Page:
Both research and real life experiences have illustrated how managerial expectations influence the quality of performance and the motivation others bring to the workplace. Better known as the Pygmalion Effect in management—or the self-fulfilling prophecy—this means that a manager’s expectations (positive or negative) strongly influence the outcome.

When a manager has high expectations in his or her own talent, combined with high expectations of the employee’s potential, it usually results in performance that is over and above what the employee herself thought she could achieve. The research in this area indicates that these high expectations are not communicated merely with goals and motivational speeches. They are communicated by how the manager or supervisor actually treats and manages employees. The most effective managers use a combination of challenge and support—challenging employees to reach their potential while simultaneously supporting them in the process.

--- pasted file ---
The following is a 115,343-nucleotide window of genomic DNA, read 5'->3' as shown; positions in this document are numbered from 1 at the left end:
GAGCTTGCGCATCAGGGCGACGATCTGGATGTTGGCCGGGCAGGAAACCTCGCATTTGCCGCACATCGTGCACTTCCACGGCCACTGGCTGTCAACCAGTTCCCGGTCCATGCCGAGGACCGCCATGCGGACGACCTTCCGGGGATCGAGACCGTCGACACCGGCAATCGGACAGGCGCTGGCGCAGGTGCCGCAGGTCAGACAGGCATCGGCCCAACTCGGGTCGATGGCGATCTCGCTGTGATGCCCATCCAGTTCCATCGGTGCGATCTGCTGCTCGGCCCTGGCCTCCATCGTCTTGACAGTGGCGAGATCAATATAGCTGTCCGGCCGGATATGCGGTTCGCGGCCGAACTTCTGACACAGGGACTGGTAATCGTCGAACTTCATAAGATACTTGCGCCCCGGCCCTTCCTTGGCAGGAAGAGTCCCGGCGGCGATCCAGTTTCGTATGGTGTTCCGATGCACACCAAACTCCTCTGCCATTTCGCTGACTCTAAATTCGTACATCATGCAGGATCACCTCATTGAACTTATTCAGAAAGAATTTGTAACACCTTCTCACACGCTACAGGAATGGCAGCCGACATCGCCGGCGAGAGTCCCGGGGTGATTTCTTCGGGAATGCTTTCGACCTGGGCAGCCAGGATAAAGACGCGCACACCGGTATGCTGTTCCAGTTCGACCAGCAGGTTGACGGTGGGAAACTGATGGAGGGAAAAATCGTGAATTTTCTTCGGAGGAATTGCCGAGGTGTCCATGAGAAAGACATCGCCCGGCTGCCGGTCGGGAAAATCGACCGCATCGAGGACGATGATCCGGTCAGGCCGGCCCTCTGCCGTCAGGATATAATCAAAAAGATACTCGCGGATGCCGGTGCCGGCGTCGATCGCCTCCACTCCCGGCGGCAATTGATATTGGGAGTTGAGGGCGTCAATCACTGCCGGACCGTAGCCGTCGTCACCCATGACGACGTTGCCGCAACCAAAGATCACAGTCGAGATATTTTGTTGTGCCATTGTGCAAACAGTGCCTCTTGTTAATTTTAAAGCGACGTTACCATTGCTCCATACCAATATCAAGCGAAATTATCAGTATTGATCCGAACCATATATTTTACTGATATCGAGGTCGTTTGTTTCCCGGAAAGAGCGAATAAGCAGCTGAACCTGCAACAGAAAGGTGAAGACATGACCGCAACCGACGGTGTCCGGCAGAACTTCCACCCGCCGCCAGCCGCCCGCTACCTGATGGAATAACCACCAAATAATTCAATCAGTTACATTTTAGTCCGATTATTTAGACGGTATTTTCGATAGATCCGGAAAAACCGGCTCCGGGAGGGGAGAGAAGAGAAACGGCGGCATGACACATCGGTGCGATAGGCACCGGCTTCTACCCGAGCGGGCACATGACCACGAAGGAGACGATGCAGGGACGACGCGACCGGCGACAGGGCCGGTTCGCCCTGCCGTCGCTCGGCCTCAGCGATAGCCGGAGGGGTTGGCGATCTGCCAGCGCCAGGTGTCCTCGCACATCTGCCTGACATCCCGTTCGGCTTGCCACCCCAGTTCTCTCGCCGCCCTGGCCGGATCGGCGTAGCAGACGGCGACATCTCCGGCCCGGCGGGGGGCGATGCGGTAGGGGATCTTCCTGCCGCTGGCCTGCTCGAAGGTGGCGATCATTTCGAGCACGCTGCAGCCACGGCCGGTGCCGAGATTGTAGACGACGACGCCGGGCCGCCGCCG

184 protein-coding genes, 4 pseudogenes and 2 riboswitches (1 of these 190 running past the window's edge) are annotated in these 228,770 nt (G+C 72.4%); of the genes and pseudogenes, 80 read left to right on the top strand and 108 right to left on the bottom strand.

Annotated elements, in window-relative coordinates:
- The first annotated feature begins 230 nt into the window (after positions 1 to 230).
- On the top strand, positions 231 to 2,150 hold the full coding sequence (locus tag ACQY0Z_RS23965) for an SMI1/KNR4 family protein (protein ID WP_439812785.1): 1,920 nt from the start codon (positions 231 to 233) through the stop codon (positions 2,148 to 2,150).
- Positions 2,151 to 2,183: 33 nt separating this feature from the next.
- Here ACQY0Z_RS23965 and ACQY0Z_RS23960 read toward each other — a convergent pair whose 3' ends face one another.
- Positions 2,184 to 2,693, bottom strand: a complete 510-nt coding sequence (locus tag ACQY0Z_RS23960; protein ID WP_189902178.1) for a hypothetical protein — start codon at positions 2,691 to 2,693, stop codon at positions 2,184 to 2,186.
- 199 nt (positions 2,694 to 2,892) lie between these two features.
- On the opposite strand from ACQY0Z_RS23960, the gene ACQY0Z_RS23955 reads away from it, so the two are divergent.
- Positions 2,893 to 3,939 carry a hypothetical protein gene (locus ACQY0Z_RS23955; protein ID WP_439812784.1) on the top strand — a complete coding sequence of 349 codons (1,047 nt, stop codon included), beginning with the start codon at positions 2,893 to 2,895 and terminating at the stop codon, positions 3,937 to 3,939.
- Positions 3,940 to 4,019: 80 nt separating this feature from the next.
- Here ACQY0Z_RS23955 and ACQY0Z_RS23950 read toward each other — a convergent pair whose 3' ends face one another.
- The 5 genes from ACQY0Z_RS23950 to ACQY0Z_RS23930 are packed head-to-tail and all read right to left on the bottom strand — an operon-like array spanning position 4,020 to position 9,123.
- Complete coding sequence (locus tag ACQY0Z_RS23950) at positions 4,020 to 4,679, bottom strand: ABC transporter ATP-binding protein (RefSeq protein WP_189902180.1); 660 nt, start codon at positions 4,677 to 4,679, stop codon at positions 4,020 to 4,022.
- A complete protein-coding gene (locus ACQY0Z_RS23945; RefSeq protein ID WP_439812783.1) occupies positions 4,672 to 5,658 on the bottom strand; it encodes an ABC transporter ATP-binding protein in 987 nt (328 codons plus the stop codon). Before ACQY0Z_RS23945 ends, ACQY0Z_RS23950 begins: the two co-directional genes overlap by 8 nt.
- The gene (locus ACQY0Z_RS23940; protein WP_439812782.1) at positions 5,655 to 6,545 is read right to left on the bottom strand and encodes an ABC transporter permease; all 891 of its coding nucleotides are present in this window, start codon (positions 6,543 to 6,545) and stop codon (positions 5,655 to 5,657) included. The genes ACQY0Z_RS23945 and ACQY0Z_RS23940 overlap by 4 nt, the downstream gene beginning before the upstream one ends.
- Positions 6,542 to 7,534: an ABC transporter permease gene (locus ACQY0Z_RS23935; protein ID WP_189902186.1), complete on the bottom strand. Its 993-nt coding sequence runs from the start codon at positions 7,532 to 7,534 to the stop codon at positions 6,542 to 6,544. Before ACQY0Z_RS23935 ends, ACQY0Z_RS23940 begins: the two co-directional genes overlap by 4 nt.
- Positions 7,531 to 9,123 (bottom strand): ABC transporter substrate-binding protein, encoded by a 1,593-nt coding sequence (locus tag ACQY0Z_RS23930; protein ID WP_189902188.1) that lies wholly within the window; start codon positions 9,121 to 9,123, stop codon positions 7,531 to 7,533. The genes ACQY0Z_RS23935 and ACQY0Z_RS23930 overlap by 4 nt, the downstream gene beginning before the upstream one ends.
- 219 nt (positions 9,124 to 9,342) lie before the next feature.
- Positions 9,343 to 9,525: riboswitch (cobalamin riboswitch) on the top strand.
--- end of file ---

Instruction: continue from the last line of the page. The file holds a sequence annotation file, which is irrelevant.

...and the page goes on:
Taking the initiative away from employees and failing to use delegation to develop their skills and talent sends a message that the manager or supervisor has “low” expectations of those he or she manages. This lack of trust and confidence creates a self-fulfilling prophecy for the employee, reinforcing the belief that they can’t and shouldn’t be doing things for themselves. This process builds a cycle of dependency in the organization that is not congruent with a high-performance DNA.

The human capacity is poorly served by managers who have low expectations about the potential and capability of others, because they tend to never give anyone else the opportunity to grow and excel—to be challenged, to try and err and then learn and succeed. The manager who, misguided in his or her understanding of their role as manager or supervisor, feels compelled to help employees by doing their work for them and stepping in to solve their problems without letting them work through issues themselves, unintentionally denies others the opportunities available in the organization.